The shell is normally fired electrically using direct current to ignite the primer in the primer housing and through the primer tube 32, thereby igniting the main propellant 38 via the openings 34. In accordance with improving one aspect of performance, i.e., achieving the highest, repeatable muzzle velocity for the projectile, it is desirable that the propellant burn as rapidly and uniformly as possible. In accordance with another aspect of the invention, reducing barrel erosion associated with the erosive, high velocity hot combustion gases produced in the burn is also a goal. This is especially important with respect to higher burning efficiency configurations. A configuration of propellant which allows increased and more reproducible burning together with lower production and loading costs is very desirable. If such a configuration could also be characterized by reduced bore damage, this would clearly be an added improvement.
The best performance to date has been achieved using stick propellant. The extruded stick shape has increased shell velocities. However, each stick has to be notched or "kerf cut" in several places on the side to prevent overpressurization during the burn; and the stick propellant has also presented difficulties with respect to achieving high loading density (FIGS. 2A, 2B, 3). These factors make stick propellant more labor intensive than desired and difficult and costly to load in production.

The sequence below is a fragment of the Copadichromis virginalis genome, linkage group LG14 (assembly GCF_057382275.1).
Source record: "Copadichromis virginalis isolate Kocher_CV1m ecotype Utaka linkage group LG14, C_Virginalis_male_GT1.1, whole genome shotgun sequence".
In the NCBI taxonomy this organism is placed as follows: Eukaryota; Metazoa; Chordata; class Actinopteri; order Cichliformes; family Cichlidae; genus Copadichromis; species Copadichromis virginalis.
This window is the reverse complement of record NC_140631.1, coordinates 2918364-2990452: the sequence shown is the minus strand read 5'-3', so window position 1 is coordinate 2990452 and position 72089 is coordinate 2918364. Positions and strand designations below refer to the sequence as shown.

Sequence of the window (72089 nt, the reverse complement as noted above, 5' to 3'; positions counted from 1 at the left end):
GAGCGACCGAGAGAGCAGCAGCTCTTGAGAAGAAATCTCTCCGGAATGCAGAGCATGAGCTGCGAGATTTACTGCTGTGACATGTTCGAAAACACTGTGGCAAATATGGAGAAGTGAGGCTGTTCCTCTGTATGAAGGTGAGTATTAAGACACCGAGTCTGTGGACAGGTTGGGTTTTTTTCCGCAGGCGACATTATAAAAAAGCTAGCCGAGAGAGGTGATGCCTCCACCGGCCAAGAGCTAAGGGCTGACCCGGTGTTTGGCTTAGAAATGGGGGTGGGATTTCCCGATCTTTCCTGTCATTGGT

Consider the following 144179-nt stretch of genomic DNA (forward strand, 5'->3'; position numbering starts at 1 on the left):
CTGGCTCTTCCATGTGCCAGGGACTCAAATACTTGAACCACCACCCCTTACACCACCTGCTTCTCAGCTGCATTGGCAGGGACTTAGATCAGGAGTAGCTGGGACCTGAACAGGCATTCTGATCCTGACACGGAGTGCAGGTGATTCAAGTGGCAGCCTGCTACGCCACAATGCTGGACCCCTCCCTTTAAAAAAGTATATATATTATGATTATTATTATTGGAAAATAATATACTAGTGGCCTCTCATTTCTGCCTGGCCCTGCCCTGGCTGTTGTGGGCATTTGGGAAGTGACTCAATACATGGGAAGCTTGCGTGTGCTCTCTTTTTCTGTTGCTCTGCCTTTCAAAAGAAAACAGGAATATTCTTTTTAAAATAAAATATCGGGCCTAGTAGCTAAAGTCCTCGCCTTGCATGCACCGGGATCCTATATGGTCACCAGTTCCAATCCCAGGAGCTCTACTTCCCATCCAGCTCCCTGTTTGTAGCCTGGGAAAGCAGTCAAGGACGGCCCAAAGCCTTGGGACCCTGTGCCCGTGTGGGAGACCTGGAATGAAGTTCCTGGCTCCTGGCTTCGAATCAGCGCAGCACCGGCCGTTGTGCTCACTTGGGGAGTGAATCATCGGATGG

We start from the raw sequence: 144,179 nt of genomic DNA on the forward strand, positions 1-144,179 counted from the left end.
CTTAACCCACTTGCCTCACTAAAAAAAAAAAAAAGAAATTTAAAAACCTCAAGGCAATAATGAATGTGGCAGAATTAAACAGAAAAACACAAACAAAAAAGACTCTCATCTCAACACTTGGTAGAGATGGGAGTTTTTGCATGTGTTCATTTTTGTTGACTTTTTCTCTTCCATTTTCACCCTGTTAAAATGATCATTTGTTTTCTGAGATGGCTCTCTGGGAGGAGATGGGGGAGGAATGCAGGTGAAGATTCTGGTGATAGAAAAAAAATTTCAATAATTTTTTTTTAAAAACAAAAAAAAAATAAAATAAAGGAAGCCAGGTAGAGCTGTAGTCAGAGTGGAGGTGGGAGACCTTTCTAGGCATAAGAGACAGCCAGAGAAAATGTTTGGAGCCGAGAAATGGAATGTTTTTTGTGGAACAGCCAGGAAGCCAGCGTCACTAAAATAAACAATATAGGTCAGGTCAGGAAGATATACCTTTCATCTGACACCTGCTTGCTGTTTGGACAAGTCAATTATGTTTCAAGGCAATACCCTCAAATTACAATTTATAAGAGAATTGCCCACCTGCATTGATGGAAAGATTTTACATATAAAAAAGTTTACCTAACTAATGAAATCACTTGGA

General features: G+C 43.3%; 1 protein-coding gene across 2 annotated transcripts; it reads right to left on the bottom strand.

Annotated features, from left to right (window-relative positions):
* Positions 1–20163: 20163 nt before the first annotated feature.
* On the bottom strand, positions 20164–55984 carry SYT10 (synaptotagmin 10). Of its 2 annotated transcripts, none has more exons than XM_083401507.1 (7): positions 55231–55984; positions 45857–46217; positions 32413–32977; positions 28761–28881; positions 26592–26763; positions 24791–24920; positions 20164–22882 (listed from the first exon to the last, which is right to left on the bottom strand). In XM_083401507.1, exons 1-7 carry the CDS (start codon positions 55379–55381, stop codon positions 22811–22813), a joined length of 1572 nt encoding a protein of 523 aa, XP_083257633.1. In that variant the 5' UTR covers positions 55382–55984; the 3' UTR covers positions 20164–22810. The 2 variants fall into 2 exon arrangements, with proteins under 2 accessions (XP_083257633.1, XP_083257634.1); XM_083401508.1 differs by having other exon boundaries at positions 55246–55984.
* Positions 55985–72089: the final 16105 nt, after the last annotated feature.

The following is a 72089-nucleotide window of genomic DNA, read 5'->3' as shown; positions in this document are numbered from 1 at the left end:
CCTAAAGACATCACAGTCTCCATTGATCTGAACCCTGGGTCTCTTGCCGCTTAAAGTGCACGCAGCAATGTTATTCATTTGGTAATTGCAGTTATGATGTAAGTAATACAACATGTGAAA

With respect to processing, the propellant manufacturer making stick propellant must begin with carpet rolled propellant, dry it, age it, pre-cut it for extrusion, extrude it with perforations, cut it to length, blend each length to minimize lot to lot performance variation, and kerf cut each length of stick before the propellant may be used.
The loading process for a cartridge using stick propellant is also very labor intensive and performance is not optimum because of mating surfaces of the stick, as in the case of random placement with granular propellant. The method used to extrude both stick and granular propellant creates perforations during the process. This method places the perforations and web inconsistencies throughout the length of the granular shape which actually reduces the propellant performance.
In addition, repeatability of acceptable or good performance of stick propellant also requires uniformity of the notch or kerf size and web between the kerfs for proper burning. The current processes of extrusion and kerf cutting are rarely able to achieve this so that the sticks must be blended or mixed prior to loading to achieve some uniformity. As a result of mixing the stick propellant, performance is not optimized.
FIGS. 2A and 2B are partial sectional views to illustrate prior art loading geometries for propellant sticks for a shell 40 including a projectile 42 with stabilizing guidance fins 44. FIG. 3 is a further schematic drawing that illustrates a vertical crossection of a fragmentary view of a similar shell 50 containing projectile 52 with fins 54 and an ignition system as shown at 56. The loading of the cartridge 50 as can be seen from FIG. 3 requires at least eight different sizes or lengths of stick propellant and in large quantities. While perforated stick propellant provides configurations that yield high performance burns, as can readily be appreciated from the drawings, the loading of the shell also leaves considerable void space in the load. Perfect loading still leaves about 22% void space not counting perforations or kerf cuts.